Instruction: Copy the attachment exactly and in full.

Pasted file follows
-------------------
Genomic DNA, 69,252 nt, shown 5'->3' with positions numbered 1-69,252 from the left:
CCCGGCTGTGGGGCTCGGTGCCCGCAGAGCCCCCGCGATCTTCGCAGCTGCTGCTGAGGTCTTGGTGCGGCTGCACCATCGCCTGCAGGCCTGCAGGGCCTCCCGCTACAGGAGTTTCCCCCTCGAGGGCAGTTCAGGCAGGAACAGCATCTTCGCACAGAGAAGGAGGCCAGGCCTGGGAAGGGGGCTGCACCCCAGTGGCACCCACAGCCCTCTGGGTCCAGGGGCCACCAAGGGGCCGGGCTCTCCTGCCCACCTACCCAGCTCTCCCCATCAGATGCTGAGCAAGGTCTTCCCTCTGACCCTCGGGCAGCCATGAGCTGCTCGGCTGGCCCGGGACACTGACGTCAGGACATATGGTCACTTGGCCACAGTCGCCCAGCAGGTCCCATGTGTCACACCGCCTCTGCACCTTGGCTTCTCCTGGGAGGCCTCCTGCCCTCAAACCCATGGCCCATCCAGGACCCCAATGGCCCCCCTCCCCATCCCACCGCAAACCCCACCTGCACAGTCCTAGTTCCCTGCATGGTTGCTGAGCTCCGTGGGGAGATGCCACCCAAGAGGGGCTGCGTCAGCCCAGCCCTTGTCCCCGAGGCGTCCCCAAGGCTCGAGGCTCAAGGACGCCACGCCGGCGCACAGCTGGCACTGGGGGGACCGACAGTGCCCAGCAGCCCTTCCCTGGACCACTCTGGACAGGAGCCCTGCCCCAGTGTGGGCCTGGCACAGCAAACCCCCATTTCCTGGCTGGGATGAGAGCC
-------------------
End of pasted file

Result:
Genomic DNA, 69,252 nt, shown 5'->3' with positions numbered 1-69,252 from the left:
CCCGGCTGTGGGGCTCGGTGCCCGCAGAGCCCCCGCGATCTTCGCAGCTGCTGCTGAGGTCTTGGTGCGGCTGCACCATCGCCTGCAGGCCTGCAGGGCCTCCCGCTACAGGAGTTTCCCCCTCGAGGGCAGTTCAGGCAGGAACAGCATCTTCGCACAGAGAAGGAGGCCAGGCCTGGGAAGGGGGCTGCACCCCAGTGGCACCCACAGCCCTCTGGGTCCAGGGGCCACCAAGGGGCCGGGCTCTCCTGCCCACCTACCCAGCTCTCCCCATCAGATGCTGAGCAAGGTCTTCCCTCTGACCCTCGGGCAGCCATGAGCTGCTCGGCTGGCCCGGGACACTGACGTCAGGACATATGGTCACTTGGCCACAGTCGCCCAGCAGGTCCCATGTGTCACACCGCCTCTGCACCTTGGCTTCTCCTGGGAGGCCTCCTGCCCTCAAACCCATGGCCCATCCAGGACCCCAATGGCCCCCCTCCCCATCCCACCGCAAACCCCACCTGCACAGTCCTAGTTCCCTGCATGGTTGCTGAGCTCCGTGGGGAGATGCCACCCAAGAGGGGCTGCGTCAGCCCAGCCCTTGTCCCCGAGGCGTCCCCAAGGCTCGAGGCTCAAGGACGCCACGCCGGCGCACAGCTGGCACTGGGGGGACCGACAGTGCCCAGCAGCCCTTCCCTGGACCACTCTGGACAGGAGCCCTGCCCCAGTGTGGGCCTGGCACAGCAAACCCCCATTTCCTGGCTGGGATGAGAGCC